Physical Activity, Fitness, Cognitive Function, and Academic Achievement in Children: A Systematic Review.
Donnelly, Joseph E. Ed.D, FACSM (Co-Chair); Hillman, Charles H. Ph.D. Co-Chair; Castelli, Darla Ph.D.; Etnier, Jennifer L. Ph.D., FACSM; Lee, Sarah Ph.D.; Tomporowski, Phillip Ph.D., FACSM; Lambourne, Kate Ph.D.; Szabo-Reed, Amanda N. Ph.D.
Medicine & Science in Sports & Exercise.
48(6):1197-1222, June 2016.
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Background: The relationship among physical activity (PA), fitness, cognitive function, and academic achievement in children is receiving considerable attention. The utility of PA to improve cognition and academic achievement is promising but uncertain; thus, this position stand will provide clarity from the available science.
Objective: The purpose of this study was to answer the following questions: 1) among children age 5-13 yr, do PA and physical fitness influence cognition, learning, brain structure, and brain function? 2) Among children age 5-13 yr, do PA, physical education (PE), and sports programs influence standardized achievement test performance and concentration/attention?
Study Eligibility Criteria: This study used primary source articles published in English in peer-reviewed journals. Articles that presented data on, PA, fitness, or PE/sport participation and cognition, learning, brain function/structure, academic achievement, or concentration/attention were included.
Data Sources: Two separate searches were performed to identify studies that focused on 1) cognition, learning, brain structure, and brain function and 2) standardized achievement test performance and concentration/attention. PubMed, ERIC, PsychInfo, SportDiscus, Scopus, Web of Science, Academic Search Premier, and Embase were searched (January 1990-September 2014) for studies that met inclusion criteria. Sixty-four studies met inclusion criteria for the first search (cognition/learning/brain), and 73 studies met inclusion criteria for the second search (academic achievement/concentration).
Study Appraisal and Synthesis Methods: Articles were grouped by study design as cross-sectional, longitudinal, acute, or intervention trials. Considerable heterogeneity existed for several important study parameters; therefore, results were synthesized and presented by study design.
Results: A majority of the research supports the view that physical fitness, single bouts of PA, and PA interventions benefit children's cognitive functioning. Limited evidence was available concerning the effects of PA on learning, with only one cross-sectional study meeting the inclusion criteria. Evidence indicates that PA has a relationship to areas of the brain that support complex cognitive processes during laboratory tasks. Although favorable results have been obtained from cross-sectional and longitudinal studies related to academic achievement, the results obtained from controlled experiments evaluating the benefits of PA on academic performance are mixed, and additional, well-designed studies are needed.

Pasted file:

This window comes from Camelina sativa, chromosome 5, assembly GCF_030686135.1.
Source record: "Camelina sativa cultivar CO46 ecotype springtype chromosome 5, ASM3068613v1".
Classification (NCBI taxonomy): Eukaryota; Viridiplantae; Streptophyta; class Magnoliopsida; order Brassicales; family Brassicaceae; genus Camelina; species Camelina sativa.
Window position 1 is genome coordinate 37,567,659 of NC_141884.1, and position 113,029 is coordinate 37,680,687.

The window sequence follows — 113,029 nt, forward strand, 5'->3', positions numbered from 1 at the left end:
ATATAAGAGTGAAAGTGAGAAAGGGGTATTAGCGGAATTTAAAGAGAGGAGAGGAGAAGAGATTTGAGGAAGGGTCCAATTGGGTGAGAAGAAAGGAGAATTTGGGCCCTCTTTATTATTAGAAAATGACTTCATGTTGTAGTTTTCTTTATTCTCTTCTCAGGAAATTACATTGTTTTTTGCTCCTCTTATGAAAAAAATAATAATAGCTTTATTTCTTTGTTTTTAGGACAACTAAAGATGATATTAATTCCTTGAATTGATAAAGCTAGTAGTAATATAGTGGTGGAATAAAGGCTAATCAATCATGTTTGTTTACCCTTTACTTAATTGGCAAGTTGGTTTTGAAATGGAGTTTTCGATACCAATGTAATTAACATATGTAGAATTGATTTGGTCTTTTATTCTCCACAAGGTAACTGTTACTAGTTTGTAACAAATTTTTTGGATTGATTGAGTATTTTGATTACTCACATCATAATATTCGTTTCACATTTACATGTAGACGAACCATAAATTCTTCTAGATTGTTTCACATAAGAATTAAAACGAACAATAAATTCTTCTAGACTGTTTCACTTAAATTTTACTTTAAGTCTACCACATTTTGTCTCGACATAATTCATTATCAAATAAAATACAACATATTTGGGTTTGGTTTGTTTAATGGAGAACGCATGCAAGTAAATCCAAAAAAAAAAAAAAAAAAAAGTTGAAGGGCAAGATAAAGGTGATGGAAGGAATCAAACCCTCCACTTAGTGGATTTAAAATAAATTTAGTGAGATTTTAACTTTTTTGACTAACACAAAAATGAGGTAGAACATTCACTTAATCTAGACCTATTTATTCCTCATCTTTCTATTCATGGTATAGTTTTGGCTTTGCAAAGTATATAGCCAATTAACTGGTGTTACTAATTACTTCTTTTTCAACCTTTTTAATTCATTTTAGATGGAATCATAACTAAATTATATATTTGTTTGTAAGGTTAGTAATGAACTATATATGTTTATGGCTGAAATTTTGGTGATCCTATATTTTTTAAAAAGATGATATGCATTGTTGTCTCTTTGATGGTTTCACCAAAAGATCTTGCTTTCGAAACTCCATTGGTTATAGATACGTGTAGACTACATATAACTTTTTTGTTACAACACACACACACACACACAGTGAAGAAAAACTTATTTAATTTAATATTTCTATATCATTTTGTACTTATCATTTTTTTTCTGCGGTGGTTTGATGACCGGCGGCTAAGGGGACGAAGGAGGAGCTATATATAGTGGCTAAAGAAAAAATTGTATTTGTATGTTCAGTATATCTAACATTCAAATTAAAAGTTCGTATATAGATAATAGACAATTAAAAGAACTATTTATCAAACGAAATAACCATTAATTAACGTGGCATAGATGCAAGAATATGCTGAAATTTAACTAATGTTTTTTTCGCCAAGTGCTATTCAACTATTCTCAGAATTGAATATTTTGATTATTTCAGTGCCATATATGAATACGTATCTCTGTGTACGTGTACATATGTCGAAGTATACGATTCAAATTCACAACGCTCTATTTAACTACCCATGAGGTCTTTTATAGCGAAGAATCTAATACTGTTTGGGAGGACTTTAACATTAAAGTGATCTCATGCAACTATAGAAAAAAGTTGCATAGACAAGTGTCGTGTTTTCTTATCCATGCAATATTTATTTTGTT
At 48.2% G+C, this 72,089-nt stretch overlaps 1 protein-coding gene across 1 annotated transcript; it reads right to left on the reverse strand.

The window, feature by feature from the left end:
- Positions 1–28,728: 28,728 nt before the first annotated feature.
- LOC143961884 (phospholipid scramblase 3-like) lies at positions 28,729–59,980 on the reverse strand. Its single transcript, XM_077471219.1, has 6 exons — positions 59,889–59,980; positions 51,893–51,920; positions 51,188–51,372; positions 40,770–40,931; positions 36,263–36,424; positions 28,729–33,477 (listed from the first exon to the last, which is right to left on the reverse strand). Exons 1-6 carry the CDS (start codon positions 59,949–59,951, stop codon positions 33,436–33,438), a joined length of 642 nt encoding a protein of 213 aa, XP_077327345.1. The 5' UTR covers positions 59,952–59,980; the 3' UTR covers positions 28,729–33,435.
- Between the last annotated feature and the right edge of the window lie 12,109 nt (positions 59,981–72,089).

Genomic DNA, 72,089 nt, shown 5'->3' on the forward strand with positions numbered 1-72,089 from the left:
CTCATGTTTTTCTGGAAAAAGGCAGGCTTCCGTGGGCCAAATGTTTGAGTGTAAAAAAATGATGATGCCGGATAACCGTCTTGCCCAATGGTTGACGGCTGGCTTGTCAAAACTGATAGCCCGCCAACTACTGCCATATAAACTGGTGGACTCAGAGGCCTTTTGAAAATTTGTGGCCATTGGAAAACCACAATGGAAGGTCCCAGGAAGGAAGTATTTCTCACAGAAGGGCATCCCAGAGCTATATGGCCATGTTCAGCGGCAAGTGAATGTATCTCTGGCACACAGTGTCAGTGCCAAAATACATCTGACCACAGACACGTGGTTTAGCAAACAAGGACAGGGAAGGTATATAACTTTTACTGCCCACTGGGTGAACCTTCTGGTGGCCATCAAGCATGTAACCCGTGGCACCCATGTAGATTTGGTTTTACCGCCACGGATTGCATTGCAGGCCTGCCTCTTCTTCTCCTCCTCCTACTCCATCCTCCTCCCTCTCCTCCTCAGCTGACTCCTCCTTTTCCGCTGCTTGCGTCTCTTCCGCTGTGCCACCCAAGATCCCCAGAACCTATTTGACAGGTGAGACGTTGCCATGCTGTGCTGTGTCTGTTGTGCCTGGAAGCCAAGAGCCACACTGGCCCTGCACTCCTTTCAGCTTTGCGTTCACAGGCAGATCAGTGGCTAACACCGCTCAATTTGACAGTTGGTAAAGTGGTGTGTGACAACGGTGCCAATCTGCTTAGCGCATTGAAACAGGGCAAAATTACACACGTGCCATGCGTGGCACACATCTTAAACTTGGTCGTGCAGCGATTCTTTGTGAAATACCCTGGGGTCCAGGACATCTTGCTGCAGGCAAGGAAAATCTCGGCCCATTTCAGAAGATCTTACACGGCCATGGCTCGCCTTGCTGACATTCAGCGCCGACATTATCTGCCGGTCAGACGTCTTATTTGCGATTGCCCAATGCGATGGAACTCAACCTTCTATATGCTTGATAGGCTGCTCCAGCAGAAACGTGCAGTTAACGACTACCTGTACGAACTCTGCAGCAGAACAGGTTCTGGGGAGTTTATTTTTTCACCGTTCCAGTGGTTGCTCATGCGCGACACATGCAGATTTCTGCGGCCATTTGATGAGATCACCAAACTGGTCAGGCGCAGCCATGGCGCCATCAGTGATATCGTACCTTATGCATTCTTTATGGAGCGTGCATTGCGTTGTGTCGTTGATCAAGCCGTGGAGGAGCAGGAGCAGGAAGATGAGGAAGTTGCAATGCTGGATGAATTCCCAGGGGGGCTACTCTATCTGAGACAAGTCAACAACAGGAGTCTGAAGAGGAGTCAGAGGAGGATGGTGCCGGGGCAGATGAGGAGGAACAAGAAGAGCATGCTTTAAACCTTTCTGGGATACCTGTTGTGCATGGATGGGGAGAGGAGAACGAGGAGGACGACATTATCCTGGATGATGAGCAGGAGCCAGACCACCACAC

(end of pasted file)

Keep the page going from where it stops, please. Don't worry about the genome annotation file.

Limitations: Limitations in evidence meeting inclusion criteria for this review include lack of randomized controlled trials, limited studies that are adequately powered, lack of information on participant characteristics, failure to blind for outcome measures, proximity of PA to measurement outcomes, and lack of accountability for known confounders. Therefore, many studies were ranked as high risk for bias because of multiple design limitations.
Conclusions: The present systematic review found evidence to suggest that there are positive associations among PA, fitness, cognition, and academic achievement. However, the findings are inconsistent, and the effects of numerous elements of PA on cognition remain to be explored, such as type, amount, frequency, and timing. Many questions remain regarding how to best incorporate PA within schools, such as activity breaks versus active lessons in relation to improved academic achievement. Regardless, the literature suggests no indication that increases in PA negatively affect cognition or academic achievement and PA is important for growth and development and general health. On the basis of the evidence available, the authors concluded that PA has a positive influence on cognition as well as brain structure and function; however, more research is necessary to determine mechanisms and long-term effect as well as strategies to translate laboratory findings to the school environment. Therefore, the evidence category rating is B. The literature suggests that PA and PE have a neutral effect on academic achievement. Thus, because of the limitations in the literature and the current information available, the evidence category rating for academic achievement is C.
(C) 2016 American College of Sports Medicine